What Is Psychomotor Agitation? How Is It Caused and Treated?

Psychomotor agitation is a common symptom of bipolar disorder

close up of nervous person's hands
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Psychomotor agitation is an increase in purposeless physical activity often associated with depression and mania. Symptoms may take the form of restlessness, pacing, tapping fingers or feet, abruptly starting and stopping tasks, rapid talking, racing thoughts and ideas, meaninglessly moving objects around, and more.

What Causes Psychomotor Agitation?

While the condition is not well understood, most experts believe that psychomotor agitation is caused by mental tension that cannot be managed in typical ways -- through relaxation methods, exercise, or cognitive therapy.

Conditions associated with psychomotor agitation, in addition to bipolar disorder, include:

  • Post-traumatic stress disorder (PTSD)
  • Panic attacks
  • Anxiety disorder
  • Alcohol withdrawal
  • Claustrophobia
  • Parkinson's Disease 
  • Traumatic Brain Injury (TBI)
  • Dementia
  • Certain psychoactive drugs can, in some cases, cause psychomotor agitation

How Is Psychomotor Agitation Related to Bipolar Disorder?

Manic Episodes.  Psychomotor agitation may occur during manic episodes, in conjunction with racing thoughts or "flight of ideas." Thoughts and emotions become so overwhelming that they literally overflow into physical motion. Unfortunately, actions like pacing, hand-wringing, tapping, and so forth have no useful outcome: they neither lessen anxiety nor do they help to stabilize mood.

Mixed Affective State. During mixed affective episodes, people with bipolar disorder experience both depression and the anxiety and agitation that come with mania.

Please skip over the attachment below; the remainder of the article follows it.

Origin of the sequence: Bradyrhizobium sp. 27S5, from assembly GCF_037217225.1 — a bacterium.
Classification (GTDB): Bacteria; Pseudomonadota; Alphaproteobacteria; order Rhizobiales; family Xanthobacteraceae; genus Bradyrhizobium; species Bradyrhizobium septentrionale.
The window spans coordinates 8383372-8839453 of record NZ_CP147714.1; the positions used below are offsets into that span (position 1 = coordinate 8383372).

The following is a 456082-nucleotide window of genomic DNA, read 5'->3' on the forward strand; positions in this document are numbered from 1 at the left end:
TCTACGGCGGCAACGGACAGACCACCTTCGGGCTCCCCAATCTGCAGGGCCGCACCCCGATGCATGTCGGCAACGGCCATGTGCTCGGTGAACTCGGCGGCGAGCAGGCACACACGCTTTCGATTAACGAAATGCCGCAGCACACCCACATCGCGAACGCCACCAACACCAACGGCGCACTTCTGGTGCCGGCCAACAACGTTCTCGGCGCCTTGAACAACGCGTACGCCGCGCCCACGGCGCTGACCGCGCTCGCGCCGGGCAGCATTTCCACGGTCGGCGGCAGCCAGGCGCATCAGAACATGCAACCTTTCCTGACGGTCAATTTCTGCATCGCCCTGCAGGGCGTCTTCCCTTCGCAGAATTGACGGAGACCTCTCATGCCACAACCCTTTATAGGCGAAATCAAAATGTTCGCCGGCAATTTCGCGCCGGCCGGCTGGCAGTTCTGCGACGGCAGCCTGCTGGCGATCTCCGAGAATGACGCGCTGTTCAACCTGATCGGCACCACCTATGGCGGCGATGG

As a result, they may be irritable, emotionally fragile, and prone to psychomotor agitation. Mixed affective state can be very difficult to manage, and psychomotor agitation may be an attempt to use physical movement to calm nerves.

Agitated Depression. is frequently, though not exclusively, associated with psychomotor agitation.

Similar to mixed affective state, people with agitated depression are coping not only with the challenges of severe depression but also with high anxiety, restlessness, and agitation.  In some cases, agitated depression may actually be caused by medications used to stabilize mood.

Treating Psychomotor Agitation in Bipolar  Disorder

Because psychomotor agitation may be caused by a wide range of issues, it is always important to thoroughly explore possible causes before prescribing medication. In some cases, medication for depression can actually cause extreme anxiety, leading to psychomotor agitation and, in some cases, suicidal thoughts or actions. In other cases, injury, infection, nutritional deficiencies, or other issues unrelated to bipolar disorder may be causing severe distress.  

Once other issues are ruled out, treatment involves lessening anxiety in order to control symptoms. In order to quickly address and manage psychomotor agitation, practitioners first turn to medication.  Medications such as anticonvulsants or anti-manic mood stabilizers (such as Lithium) may be helpful when psychomotor agitation occurs during a manic phase.

 Antipsychotic medications may help when the problem arises during a depressive episode. Anti-anxiety medications such as benzodiazepines may help to manage generalized anxiety. 

After medication is effective in stabilizing mood, cognitive (talk) therapy may be helpful in managing anxiety. Other techniques include meditation, exercise, yoga, and other proven methods of relaxation.

More Information:

Sources:

Benazzi, Franco. ,Psychomotor changes in melancholic and atypical depression: unipolar and bipolar-II subtypes. Psychiatry Research Volume 112, Issue 3, 15 November 2002, Pages 211–220.

Piguet C et al. Phenomenology of racing and crowded thoughts in mood disorders: a theoretical reappraisal. Journal of Affective Disorders. 2010 Mar;121(3):189-98.

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